How I Made My Snake Plant Bloom
Snake plant—also called Saint George's sword, mother-in-law's tongue, and viper's bowstring hemp—is an evergreen perennial in the family Asparagaceae, and has nearly 70 different species. Its botanical classification until 2017 was Sansevieria trifasciata, and you may still see some refer to it as such, but it is now known as Dracaena trifasciata. Erect, spikey, sword-like leaves with an appearance that resembles some snakes are this plant's defining feature. They vary in color, but most are dark green leaves with lighter green or yellow borders or accented veins.
Snake Plants Are A Popular Choice
With a range anywhere from eight inches to 12 feet tall, snake plants can be ideal for either outdoor or indoor environments—easily able to adorn porches, windowsills, and hanging containers. They continue to be a popular choice for houseplants year after year because they are easy to care for and difficult to kill, which makes them the perfect starter plant for beginners and an ideal constant for those who want houseplants but don't have much time to devote to them. Snake plant is tolerant of low light and irregular watering. It can also survive droughts and has very few insect problems. The NASA Clean Air Study found that it also has the potential to filter indoor air and improve air quality. Unfortunately, snake plants contain saponins, organic chemicals that are mildly toxic to cats and dogs. So, be aware and take precautions if you have furry friends.
Many people—both beginner plant parents and seasoned gardeners—grow snake plants, but only a smattering have ever seen one bloom. Snake plant flowers are quite rare, but it is possible to get yours to bloom with the right care regimen. My snake plant blooms every year. You must wonder what exhausting series of weird machinations I engage in to produce such a year-after-year, mind-blowing spectacle. Well, the secret is that it's actually rather simple, with just a few easy steps to follow.
Getting Your Snake Plant to Bloom
Step 1. After overwintering my snake plant indoors, I move it to a partly sunny location outdoors after our last spring frost.
Snake plants are semi-tropical, native to tropical West Africa, from Nigeria to the Congo, as well as tropical and subtropical regions of Europe and Asia. Even though they can handle low light, they will not survive freezing temperatures. This is why it's best to keep them inside during the cold months.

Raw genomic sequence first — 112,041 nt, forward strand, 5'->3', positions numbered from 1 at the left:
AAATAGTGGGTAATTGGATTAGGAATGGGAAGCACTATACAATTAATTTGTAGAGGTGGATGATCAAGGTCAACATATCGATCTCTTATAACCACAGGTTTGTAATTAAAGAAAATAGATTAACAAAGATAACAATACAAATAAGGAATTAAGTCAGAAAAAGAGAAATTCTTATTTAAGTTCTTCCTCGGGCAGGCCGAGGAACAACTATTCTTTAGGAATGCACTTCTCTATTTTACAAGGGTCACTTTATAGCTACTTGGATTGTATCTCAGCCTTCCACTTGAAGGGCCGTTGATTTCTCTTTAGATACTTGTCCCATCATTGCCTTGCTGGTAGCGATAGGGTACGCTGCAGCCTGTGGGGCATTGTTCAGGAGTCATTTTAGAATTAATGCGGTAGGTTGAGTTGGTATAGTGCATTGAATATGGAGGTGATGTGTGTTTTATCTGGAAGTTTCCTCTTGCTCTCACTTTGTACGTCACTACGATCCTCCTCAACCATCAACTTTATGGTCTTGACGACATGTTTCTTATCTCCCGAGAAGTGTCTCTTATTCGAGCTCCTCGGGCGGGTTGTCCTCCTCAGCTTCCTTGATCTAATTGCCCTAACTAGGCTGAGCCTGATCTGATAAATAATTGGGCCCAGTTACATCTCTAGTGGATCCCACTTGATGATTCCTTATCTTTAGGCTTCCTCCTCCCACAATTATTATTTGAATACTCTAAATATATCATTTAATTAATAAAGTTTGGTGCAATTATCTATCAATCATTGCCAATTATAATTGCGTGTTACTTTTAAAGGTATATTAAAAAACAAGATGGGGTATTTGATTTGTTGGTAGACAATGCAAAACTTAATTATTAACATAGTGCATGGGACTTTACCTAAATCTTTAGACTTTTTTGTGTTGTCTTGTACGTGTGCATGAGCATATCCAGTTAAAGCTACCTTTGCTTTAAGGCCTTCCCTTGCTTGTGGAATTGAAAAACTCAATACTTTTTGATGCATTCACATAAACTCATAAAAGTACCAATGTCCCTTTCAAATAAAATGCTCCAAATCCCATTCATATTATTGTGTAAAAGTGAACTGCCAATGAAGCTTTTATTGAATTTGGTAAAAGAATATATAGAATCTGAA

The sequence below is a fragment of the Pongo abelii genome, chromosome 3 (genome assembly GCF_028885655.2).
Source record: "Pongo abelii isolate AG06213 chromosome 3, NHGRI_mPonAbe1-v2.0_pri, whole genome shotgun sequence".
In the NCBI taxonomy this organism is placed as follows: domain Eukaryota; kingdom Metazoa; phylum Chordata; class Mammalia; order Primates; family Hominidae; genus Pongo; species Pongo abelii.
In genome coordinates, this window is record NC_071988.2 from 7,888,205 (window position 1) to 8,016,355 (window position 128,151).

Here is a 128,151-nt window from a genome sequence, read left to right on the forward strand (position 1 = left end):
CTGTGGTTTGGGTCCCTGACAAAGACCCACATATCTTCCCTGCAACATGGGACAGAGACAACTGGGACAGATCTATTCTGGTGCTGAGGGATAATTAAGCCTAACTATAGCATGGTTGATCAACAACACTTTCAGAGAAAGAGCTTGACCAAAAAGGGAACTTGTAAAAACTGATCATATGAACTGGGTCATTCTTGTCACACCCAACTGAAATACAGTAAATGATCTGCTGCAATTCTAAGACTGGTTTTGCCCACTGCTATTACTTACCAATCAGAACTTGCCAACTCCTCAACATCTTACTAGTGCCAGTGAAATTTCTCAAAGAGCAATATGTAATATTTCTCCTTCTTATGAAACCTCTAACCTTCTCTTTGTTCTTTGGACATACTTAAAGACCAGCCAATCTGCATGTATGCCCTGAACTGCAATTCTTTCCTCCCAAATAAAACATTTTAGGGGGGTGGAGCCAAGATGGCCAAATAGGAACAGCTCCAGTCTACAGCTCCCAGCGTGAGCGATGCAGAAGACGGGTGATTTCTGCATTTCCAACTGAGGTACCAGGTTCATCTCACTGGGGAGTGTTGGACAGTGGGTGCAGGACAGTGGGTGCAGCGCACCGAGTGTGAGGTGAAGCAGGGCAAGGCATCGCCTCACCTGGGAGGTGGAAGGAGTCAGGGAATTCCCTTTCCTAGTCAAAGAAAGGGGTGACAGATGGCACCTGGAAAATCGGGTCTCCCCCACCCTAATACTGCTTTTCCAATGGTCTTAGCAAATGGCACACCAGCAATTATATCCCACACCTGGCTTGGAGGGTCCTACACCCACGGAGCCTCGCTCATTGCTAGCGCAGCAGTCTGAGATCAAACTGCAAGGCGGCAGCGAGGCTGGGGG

Step 2. I feed it twice during the summer with Miracle-Gro and let it get plenty of sunlight.
Snake plants like slightly acidic to slightly alkaline soil, and can be treated the same way you would treat a cactus or succulent. You should feed them with mild cactus fertilizer during their growing season.
Increasing the snake plant's exposure to sunlight will boost its growth and increase the chances of blooming flowers. Though it can tolerate low light and even dark corners of your home, snake plant grows slower in low light. It needs several hours of direct sunlight in order to promote growth and encourage flowering. So, when it can't be kept outside in full sunlight, make sure it spends plenty of time in a location where it can receive some direct light through your windows.
Step 3. I do not water it.
An outdoor snake plant doesn't need anything more than rain to sustain it. However, because it is a succulent and stores water in its leaves, it does require a pot with a drainage hole and fast-draining potting soil. The stomata, microscopic pores on the plant's leaves, open only at night, a tactic to prevent water from escaping or being evaporated. Given that, it can get rained on practically every day with no problem.
When you bring it inside during the winter months, you will only need to water it every couple of months. Because they retain water so well, snake plants are extremely susceptible to overwatering which causes root rot. Before watering, use your hands to check if the soil feels dry.
Step 4. I ignore it and just let it grow.
Step 5. I take my snake plant back inside before the first autumn frost.
Note: Snake plants will not flower when they are new and young. An aged plant is your best bet for getting the flowers to bloom. So, if you are too impatient to wait for a few years to see flowering, make sure you get a more mature snake plant.